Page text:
The appeal of the second church was that their assembly was not just a place to worship. It was also a place to do Christianity. It was a staging area for their attack on the Gates of Hades. It’s where the church encourages each other to very specific love and good works as the culmination of their worship.
This idea solves another riddle. Anytime anyone discusses the theology of worship, someone points out that “worship” is the entirety of our Christian lives. Nothing confines worship to Sunday morning. Some would even question calling the assembly “worship.”
And yet, it seems much more than traditional or cultural that we, as a body, worship God when we are together. Worship seems entirely natural at the assembly. Indeed, we’d struggle to imagine an assembly without worship — in the traditional sense of the word.
But when corporate worship becomes authentic, when it’s an extension of our Christianity outside the auditorium and preparation for further worship outside the auditorium, the theology works and the riddle disappears. There is little contrast between the church assembled and the church on mission. The assembly is simply a part of the church’s honoring of Jesus.
I conclude, therefore, that the assembly should always be connected to the life of the congregation in God’s mission. It’s a serious mistake, I think, to so ritualize the assembly that it’s the same whether the church is alive or dead. Rather, the assembly should be an intensification of who we are outside the assembly.
Which brings us to some practical suggestions —
* The sermon should often be about the vision and work of the church. For example, this month our preacher is speaking about the principles behind Celebrate Recovery as the church initiates a Celebrate Recovery (12-step) program. It’s great material, but it’s material connected with what’s going on the congregation’s life. It’s relevant because of what’s going on in the body, not just generically relevant.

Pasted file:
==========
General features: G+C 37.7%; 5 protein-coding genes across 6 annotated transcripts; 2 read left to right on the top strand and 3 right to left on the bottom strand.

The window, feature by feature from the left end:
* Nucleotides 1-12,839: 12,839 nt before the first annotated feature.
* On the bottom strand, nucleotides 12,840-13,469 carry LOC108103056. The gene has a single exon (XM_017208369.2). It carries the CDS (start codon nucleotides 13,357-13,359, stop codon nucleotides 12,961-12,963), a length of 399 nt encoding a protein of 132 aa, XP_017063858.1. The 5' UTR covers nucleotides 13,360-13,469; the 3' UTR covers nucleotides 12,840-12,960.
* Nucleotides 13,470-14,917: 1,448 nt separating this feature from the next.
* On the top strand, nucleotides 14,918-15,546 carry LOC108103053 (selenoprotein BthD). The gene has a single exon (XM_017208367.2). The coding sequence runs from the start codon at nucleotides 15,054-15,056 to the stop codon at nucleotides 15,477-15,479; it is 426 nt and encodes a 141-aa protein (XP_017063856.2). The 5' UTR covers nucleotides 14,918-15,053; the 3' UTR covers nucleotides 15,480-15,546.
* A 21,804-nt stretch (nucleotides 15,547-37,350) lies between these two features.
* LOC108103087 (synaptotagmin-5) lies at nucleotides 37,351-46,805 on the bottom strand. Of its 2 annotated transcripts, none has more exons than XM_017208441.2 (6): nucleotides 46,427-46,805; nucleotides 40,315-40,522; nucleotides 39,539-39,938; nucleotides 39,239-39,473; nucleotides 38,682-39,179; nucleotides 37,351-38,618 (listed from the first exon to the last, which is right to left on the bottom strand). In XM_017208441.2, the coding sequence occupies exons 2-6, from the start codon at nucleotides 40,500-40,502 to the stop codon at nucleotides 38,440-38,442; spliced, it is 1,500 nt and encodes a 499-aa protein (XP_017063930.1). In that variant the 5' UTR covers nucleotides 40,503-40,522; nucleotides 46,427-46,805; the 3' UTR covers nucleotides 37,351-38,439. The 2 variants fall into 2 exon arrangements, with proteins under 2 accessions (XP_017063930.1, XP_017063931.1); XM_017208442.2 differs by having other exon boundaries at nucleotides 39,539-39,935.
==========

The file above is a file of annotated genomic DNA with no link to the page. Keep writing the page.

* The announcements should not be a mere accounting deaths and sicknesses. They should also be tied to the congregation’s mission and vision. We should be talking about joining small groups, or volunteering at the Soup Kitchen, or whatever else will push us to be a bit more like Jesus.
* Testimonies therefore become critically important. We desperately need to hear stories about our fellow members’ encounters with Jesus. We need to hear how small groups or inner city ministry made a difference. We need our brothers and sisters to encourage us with victories from the front in the battle against Satan.
There are, of course, many other ways to bring our stories into the assembly. The point is that we should think of the victories God gives us, the stories God brings into our lives, as gifts from God to be shared with each other in the assembly. It just has to be a time of sharing by some means or other.
It can be as simple as letting the teens string 26,000 paper chains across the auditorium, so they can share with us their passion for starving children around the world. We should celebrate the fact that they’re coming closer to the heart of Jesus, rather than wondering if it’s authorized or what some sourpuss at another congregation will think.
It’s simple. We need to have a Christianity that is real, that changes us. And we need to bring that reality into the assembly — encouraging one another.
If we’ll do this, then should there be an unbeliever present, “he will fall down and worship God, exclaiming, ‘God is really among you!'”